Saturday, June 21, 2014

The Shanghai Shikumen Open House Museum

Yesterday after my Chinese test (92/100!!) we were supposed to visit the sustainable market in Xintiandi, but unfortunately it was canceled due to bad weather (for some weird reason it always rains on Saturday…).
Anyway, since we were already in Xintiandi we decided to take a walk among the Shikumen houses, these old lanes are particularly charming under the rain, especially because there aren`t many people around…

The Shikumen was one of the most representative residential form in Shanghai, which reached their popularity peak from late 19th century to 1930`s. The most typical feature of Shikumen buildings is the combination of Western and Chinese architectural elements, so the general layout resembles European terrace houses, but the inside structure is typical of the residential style in South China. Shikumen means “stone gate”, and refers to the architectural focus of these houses: the front door framed in carved stone.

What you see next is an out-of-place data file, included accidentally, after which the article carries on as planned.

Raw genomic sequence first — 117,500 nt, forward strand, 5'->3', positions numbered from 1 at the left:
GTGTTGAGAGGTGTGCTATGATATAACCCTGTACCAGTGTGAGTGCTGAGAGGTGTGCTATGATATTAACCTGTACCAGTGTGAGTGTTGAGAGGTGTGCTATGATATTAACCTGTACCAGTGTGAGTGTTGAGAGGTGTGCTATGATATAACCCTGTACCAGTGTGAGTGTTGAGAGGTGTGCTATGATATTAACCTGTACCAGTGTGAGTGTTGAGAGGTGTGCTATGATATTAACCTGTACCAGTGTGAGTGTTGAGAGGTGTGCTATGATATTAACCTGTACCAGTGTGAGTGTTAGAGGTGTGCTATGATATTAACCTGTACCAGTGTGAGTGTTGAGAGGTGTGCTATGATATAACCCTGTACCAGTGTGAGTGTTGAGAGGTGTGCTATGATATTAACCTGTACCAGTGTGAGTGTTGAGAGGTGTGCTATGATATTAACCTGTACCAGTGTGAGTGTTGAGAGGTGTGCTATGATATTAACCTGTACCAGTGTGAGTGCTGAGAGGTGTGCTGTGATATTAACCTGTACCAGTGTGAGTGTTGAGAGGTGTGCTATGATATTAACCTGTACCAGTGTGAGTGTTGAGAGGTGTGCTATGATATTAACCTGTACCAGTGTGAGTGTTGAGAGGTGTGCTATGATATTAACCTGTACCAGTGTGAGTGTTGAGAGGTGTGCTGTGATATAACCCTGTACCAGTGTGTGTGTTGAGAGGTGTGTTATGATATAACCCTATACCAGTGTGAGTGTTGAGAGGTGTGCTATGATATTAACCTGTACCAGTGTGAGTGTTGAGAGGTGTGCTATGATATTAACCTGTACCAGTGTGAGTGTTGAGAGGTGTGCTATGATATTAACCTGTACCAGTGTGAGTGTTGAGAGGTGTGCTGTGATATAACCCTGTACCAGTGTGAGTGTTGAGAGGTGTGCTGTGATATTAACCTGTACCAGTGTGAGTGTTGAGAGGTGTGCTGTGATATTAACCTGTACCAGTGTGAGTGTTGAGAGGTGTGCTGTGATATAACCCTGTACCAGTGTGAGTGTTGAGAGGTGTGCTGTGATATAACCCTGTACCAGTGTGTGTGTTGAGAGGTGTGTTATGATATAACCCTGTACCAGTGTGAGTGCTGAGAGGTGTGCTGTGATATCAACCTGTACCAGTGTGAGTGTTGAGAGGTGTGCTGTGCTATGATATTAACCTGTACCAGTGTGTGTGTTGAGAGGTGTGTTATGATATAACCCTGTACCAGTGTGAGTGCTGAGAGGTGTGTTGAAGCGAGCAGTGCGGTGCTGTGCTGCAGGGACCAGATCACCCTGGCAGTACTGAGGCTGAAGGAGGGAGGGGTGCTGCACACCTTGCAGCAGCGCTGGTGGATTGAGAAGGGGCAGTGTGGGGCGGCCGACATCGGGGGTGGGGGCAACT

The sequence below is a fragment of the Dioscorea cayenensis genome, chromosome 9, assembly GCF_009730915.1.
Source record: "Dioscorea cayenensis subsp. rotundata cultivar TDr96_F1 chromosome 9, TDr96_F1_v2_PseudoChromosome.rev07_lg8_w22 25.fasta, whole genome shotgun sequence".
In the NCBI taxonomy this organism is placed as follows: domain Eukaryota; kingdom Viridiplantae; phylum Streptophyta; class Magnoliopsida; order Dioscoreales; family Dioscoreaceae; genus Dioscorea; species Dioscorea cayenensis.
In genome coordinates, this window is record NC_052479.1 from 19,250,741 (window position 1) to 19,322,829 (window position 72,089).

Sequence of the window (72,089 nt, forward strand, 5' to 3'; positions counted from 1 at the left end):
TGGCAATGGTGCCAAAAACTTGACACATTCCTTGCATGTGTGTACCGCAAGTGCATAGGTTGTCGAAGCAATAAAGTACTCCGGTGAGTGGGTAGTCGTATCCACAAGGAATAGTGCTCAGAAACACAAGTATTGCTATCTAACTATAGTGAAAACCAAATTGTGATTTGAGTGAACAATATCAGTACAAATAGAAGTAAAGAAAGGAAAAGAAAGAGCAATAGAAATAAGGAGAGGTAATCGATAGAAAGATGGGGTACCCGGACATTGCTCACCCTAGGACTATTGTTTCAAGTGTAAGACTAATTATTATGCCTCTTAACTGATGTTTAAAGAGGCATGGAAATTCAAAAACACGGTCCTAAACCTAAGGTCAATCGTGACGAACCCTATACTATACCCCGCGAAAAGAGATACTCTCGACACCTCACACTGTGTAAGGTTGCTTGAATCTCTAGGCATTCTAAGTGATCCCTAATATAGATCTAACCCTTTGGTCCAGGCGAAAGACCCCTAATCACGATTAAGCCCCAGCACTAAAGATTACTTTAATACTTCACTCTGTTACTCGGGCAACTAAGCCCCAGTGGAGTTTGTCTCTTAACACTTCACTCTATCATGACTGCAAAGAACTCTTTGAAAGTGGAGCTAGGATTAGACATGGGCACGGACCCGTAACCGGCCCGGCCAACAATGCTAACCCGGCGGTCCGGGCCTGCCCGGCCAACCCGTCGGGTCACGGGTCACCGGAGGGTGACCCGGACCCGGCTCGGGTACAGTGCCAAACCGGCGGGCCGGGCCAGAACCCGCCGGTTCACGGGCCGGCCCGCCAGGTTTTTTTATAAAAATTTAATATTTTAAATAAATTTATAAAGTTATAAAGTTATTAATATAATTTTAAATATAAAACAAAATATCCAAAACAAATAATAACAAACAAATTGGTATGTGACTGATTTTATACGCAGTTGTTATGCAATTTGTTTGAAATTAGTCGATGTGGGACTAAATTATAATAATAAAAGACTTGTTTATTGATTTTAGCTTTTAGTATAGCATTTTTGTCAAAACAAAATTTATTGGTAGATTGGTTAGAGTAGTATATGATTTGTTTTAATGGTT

These houses were the birthplace of more than 70% of Shanghai's residents in those days, but many have since been destroyed or demolished. Nowadays Shikumen architecture is fast disappearing, but in Xintiandi we can still find renovated/rebuilt Shikumen houses, and one of them has been turned into a museum which gives a glimpse into the life of an upper-middle class Chinese family living in Shanghai in the 1920s and 1930s.